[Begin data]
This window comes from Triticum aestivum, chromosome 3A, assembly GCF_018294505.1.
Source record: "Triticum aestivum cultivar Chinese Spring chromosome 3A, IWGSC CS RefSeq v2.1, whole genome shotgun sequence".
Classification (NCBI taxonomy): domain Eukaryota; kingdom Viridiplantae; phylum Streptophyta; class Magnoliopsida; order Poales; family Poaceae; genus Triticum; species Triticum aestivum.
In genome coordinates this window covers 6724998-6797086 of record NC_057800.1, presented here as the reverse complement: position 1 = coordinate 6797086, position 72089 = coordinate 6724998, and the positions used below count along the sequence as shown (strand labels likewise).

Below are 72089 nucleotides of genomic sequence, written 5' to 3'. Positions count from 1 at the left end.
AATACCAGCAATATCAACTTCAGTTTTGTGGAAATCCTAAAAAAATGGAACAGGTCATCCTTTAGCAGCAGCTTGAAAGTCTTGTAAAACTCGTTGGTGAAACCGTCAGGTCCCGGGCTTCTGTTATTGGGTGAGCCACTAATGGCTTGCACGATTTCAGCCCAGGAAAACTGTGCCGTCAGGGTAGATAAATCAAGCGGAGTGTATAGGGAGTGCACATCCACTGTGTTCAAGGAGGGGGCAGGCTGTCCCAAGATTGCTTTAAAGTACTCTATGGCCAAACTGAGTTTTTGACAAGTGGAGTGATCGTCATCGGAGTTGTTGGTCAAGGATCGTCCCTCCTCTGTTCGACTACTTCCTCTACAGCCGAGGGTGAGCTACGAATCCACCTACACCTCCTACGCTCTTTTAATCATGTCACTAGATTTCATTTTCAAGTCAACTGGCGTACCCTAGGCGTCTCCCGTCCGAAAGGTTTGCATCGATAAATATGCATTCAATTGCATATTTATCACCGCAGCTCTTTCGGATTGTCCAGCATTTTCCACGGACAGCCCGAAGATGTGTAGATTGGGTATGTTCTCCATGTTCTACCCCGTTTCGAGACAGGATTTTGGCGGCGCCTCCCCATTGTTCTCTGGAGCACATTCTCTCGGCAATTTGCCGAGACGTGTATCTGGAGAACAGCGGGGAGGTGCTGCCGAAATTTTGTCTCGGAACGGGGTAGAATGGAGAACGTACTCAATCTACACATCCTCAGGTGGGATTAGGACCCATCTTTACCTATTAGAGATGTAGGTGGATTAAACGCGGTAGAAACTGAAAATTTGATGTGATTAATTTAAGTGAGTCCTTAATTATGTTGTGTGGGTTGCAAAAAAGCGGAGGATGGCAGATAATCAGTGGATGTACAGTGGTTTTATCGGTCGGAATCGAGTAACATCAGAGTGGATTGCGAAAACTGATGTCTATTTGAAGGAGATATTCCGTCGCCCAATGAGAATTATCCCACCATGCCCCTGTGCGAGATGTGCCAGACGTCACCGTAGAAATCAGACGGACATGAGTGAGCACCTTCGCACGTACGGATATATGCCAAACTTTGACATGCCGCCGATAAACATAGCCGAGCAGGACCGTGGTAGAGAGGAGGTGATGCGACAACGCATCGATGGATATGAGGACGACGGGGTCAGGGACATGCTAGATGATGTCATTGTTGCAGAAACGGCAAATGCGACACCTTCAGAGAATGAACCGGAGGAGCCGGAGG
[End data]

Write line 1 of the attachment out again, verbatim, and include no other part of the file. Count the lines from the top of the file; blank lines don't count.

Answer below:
This window comes from Triticum aestivum, chromosome 3A, assembly GCF_018294505.1.